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GLOBAL MARKETS-World stocks head for record high on recovery, vaccine hopes

* Japan out of recession; China data encouraging

* MSCI World up 0.4%, just off record high

* Oil up 0.8%; gold up 0.3% and dollar flat

* Sterling dips against dollar, euro on Brexit talks

* COVID-19 cases: tmsnrt.rs/32NOJdz

LONDON/SYDNEY, Nov 16 (Reuters) - Global stocks eyed a fresh record high on Monday as signs of economic recovery in Asia, recent strong corporate earnings and hopes of a COVID-19 vaccine bolstered investor sentiment.

The MSCI World Index of global shares rose 0.5% to 608.79 points, just shy of the record high hit briefly earlier in the month, helped by strong overnight gains in Asia’s leading markets and a stronger open for most European bourses.

MSCI’s broadest index of Asia-Pacific shares outside Japan hit its highest level since launching in 1987 as Japan pulled out of recession, China posted better-than-expected industrial output data and the region signed the largest ever trade deal.

Taking their lead, European indices also rose with Britain’s FTSE 100 and the pan-Europe STOXX Europe 600 both up around 0.7%.

“The markets get the new trading week off to a solid start, which is encouraging given all the excitement generated in the last seven days by news of vaccine breakthroughs,” said AJ Bell investment director Russ Mould.

“Solid and steady gains are arguably just what investors need after a very volatile period.”

U.S. stock futures in turn pointed to a positive start for Wall Street later in the day.

“With the futures pencilling in a 300-point rise, the Dow is set to start the week at 29,770, finally making good on the all-time high intraday levels struck this time last week,” said Connor Campbell, financial analyst at Spreadex.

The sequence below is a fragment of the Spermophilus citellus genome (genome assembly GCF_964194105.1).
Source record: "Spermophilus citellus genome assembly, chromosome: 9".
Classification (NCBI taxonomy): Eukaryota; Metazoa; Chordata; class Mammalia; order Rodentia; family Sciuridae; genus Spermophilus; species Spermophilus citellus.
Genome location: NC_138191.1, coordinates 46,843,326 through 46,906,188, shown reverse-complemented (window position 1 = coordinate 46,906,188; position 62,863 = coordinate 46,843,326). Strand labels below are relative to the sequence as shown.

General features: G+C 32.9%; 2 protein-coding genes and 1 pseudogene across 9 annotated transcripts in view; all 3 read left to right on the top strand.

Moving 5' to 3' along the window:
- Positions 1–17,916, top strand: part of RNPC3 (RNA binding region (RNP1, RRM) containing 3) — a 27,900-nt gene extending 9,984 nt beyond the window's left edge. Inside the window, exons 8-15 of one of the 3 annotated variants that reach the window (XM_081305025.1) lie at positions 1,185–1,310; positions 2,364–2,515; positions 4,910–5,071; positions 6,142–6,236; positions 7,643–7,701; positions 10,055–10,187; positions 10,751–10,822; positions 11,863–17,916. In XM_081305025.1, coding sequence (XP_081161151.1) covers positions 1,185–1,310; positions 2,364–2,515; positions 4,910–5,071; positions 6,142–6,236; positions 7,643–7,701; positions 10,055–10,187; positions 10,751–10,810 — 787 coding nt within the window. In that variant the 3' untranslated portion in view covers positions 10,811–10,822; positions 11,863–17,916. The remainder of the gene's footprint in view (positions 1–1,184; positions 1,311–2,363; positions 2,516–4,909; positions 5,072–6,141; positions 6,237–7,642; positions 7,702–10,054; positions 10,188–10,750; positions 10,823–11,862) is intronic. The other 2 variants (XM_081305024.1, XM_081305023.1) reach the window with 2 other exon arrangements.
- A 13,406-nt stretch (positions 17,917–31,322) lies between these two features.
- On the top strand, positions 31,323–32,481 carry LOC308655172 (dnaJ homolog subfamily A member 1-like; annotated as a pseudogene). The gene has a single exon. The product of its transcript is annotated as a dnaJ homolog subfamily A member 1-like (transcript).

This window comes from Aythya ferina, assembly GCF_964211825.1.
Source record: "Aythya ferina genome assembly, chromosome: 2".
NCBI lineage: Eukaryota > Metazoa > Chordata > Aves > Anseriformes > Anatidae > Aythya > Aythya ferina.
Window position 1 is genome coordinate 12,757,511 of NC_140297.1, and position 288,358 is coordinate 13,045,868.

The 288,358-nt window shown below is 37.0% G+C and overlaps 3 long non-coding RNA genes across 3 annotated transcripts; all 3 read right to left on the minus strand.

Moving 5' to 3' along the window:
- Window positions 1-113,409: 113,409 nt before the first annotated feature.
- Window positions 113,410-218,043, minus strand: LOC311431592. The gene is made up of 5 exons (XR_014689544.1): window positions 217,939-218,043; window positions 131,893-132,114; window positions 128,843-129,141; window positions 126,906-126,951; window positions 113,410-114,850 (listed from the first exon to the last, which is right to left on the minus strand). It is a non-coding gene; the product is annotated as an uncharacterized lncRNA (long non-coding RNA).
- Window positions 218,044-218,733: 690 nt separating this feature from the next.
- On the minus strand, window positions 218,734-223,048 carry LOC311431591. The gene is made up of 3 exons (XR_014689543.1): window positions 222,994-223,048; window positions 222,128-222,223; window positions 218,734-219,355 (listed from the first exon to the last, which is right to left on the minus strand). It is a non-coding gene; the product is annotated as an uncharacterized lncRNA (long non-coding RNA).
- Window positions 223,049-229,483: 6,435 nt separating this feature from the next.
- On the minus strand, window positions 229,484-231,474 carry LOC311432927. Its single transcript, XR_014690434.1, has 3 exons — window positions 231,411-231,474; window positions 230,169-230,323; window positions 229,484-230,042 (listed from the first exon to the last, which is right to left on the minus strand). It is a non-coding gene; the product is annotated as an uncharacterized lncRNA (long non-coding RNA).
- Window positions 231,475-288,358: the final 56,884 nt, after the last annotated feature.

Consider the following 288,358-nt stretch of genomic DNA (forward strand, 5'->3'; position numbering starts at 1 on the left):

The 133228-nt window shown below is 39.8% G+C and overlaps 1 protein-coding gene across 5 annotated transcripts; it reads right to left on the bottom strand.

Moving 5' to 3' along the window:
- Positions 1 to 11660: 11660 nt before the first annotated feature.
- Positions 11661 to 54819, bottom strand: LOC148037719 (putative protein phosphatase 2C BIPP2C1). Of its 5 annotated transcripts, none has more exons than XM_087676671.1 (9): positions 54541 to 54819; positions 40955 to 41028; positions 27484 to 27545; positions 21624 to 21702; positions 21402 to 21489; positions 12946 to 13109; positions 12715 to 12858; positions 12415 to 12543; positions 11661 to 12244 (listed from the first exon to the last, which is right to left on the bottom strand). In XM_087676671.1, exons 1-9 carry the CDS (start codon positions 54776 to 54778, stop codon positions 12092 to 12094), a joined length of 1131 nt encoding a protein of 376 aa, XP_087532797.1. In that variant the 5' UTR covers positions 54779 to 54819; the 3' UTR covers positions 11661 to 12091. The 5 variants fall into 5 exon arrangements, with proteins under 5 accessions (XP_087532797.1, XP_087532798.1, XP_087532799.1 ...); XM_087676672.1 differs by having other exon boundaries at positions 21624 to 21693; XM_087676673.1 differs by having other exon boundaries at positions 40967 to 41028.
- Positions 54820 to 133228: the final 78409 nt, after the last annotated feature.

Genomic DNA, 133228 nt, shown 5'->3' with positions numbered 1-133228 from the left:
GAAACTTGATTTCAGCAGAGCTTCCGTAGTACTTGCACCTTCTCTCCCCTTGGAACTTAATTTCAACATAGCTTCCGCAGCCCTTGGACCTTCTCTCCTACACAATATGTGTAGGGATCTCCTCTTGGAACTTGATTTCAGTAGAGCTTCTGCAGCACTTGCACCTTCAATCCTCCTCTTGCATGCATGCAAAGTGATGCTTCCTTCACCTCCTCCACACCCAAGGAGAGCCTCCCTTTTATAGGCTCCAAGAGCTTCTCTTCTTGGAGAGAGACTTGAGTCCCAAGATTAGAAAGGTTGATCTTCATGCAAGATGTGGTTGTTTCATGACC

The prospect of economic recovery also helped oil prices strengthen, with both Brent crude futures and West Texas Intermediate up around 0.8%, just off their intraday highs.

Amid all the optimism, European government bond yields also fell back with Italian benchmark 10-year yields down 3 basis points.

Not every asset was swept up by the rising tide, however, with the dollar flat against a basket of currencies, weighed down by fresh data over the weekend showing an increase in the number of COVID-19 cases.

Gold steadied near a one-week high, up 0.3% at $1,893 an ounce.

While rising cases of the coronavirus were a risk, Morgan Stanley strategists urged investors to “keep the faith” in their 2021 outlook note.

“We think this global recovery is sustainable, synchronous and supported by policy, following much of the ‘normal’ post-recession playbook. Overweight equities and credit against cash and government bonds, and sell dollars.”

For stocks, the analysts see earnings-per-share growth of between 25% and 30% across regions, with double-digit total returns through the end of 2021 that should helped power the S&P 500 to 3,900 points from its current 3,585 points.

ASIA MARCHES ON

The announcement, a week ago, that Pfizer had developed a very effective vaccine has investors hoping for similar good news soon from rival Moderna and looking past a tough winter to a better spring and summer ahead.

Besides the virus, Brexit trade talks were chief among European investors’ concerns on Monday, with hopes for a breakthrough ebbing slightly to leave sterling weaker against the dollar and the euro.

The British pound gave up early gains to edge lower against the dollar, changing hands at 1.3176 per dollar, and against the common currency as well, and last stood at 89.90 pence per euro.

While the departure of hardline adviser Dominic Cummings from Downing Street is seen as a positive, perhaps allowing more British concessions, the UK’s chief Brexit negotiator David Frost said on Twitter that talks “may not succeed”.

A slew of U.S. Federal Reserve speakers are also up this week, beginning with Vice Chair Richard Clarida at 1900 GMT.

U.S. bonds, which had sold off strongly on vaccine news last week, were again slightly lower, with the yield on benchmark U.S. 10-year debt at 0.8799%.

Editing by Richard Pullin, Raissa Kasolowsky and Susan Fenton

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